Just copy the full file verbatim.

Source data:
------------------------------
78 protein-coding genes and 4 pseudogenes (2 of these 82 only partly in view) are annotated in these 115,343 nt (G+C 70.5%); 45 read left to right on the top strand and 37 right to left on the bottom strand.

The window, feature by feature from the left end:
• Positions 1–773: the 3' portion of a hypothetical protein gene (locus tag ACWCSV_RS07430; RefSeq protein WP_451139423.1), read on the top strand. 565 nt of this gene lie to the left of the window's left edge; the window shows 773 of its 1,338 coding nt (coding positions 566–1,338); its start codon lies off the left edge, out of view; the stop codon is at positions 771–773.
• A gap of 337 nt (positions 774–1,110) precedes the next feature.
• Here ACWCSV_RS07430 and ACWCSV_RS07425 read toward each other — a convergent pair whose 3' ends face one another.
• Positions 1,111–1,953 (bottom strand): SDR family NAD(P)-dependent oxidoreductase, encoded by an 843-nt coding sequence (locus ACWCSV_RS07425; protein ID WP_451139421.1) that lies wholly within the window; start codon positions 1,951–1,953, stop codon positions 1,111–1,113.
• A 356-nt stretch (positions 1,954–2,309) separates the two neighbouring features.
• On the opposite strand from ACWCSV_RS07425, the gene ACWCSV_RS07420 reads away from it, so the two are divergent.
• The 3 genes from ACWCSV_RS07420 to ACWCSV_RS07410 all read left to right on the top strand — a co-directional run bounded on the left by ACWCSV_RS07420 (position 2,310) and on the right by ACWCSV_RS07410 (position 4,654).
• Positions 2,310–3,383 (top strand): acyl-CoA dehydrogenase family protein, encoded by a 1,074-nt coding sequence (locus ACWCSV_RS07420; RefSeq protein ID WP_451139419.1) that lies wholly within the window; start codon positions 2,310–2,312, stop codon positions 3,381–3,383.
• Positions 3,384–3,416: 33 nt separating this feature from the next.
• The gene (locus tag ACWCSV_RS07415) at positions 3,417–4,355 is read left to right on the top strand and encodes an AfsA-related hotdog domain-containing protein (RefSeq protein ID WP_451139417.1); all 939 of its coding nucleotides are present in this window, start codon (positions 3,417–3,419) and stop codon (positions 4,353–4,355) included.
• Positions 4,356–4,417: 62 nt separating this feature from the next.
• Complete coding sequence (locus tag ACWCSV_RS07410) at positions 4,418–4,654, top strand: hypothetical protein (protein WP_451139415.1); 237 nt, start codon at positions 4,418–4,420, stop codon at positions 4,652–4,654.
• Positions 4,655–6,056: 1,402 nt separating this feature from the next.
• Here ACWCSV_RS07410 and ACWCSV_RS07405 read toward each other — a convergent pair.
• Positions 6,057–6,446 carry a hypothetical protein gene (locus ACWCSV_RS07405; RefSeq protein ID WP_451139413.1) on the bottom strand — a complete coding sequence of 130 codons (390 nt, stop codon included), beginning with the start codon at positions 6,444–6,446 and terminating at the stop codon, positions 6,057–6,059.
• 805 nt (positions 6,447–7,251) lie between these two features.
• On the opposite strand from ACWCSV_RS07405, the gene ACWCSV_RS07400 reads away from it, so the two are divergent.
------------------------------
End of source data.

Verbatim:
78 protein-coding genes and 4 pseudogenes (2 of these 82 only partly in view) are annotated in these 115,343 nt (G+C 70.5%); 45 read left to right on the top strand and 37 right to left on the bottom strand.

The window, feature by feature from the left end:
• Positions 1–773: the 3' portion of a hypothetical protein gene (locus tag ACWCSV_RS07430; RefSeq protein WP_451139423.1), read on the top strand. 565 nt of this gene lie to the left of the window's left edge; the window shows 773 of its 1,338 coding nt (coding positions 566–1,338); its start codon lies off the left edge, out of view; the stop codon is at positions 771–773.
• A gap of 337 nt (positions 774–1,110) precedes the next feature.
• Here ACWCSV_RS07430 and ACWCSV_RS07425 read toward each other — a convergent pair whose 3' ends face one another.
• Positions 1,111–1,953 (bottom strand): SDR family NAD(P)-dependent oxidoreductase, encoded by an 843-nt coding sequence (locus ACWCSV_RS07425; protein ID WP_451139421.1) that lies wholly within the window; start codon positions 1,951–1,953, stop codon positions 1,111–1,113.
• A 356-nt stretch (positions 1,954–2,309) separates the two neighbouring features.
• On the opposite strand from ACWCSV_RS07425, the gene ACWCSV_RS07420 reads away from it, so the two are divergent.
• The 3 genes from ACWCSV_RS07420 to ACWCSV_RS07410 all read left to right on the top strand — a co-directional run bounded on the left by ACWCSV_RS07420 (position 2,310) and on the right by ACWCSV_RS07410 (position 4,654).
• Positions 2,310–3,383 (top strand): acyl-CoA dehydrogenase family protein, encoded by a 1,074-nt coding sequence (locus ACWCSV_RS07420; RefSeq protein ID WP_451139419.1) that lies wholly within the window; start codon positions 2,310–2,312, stop codon positions 3,381–3,383.
• Positions 3,384–3,416: 33 nt separating this feature from the next.
• The gene (locus tag ACWCSV_RS07415) at positions 3,417–4,355 is read left to right on the top strand and encodes an AfsA-related hotdog domain-containing protein (RefSeq protein ID WP_451139417.1); all 939 of its coding nucleotides are present in this window, start codon (positions 3,417–3,419) and stop codon (positions 4,353–4,355) included.
• Positions 4,356–4,417: 62 nt separating this feature from the next.
• Complete coding sequence (locus tag ACWCSV_RS07410) at positions 4,418–4,654, top strand: hypothetical protein (protein WP_451139415.1); 237 nt, start codon at positions 4,418–4,420, stop codon at positions 4,652–4,654.
• Positions 4,655–6,056: 1,402 nt separating this feature from the next.
• Here ACWCSV_RS07410 and ACWCSV_RS07405 read toward each other — a convergent pair.
• Positions 6,057–6,446 carry a hypothetical protein gene (locus ACWCSV_RS07405; RefSeq protein ID WP_451139413.1) on the bottom strand — a complete coding sequence of 130 codons (390 nt, stop codon included), beginning with the start codon at positions 6,444–6,446 and terminating at the stop codon, positions 6,057–6,059.
• 805 nt (positions 6,447–7,251) lie between these two features.
• On the opposite strand from ACWCSV_RS07405, the gene ACWCSV_RS07400 reads away from it, so the two are divergent.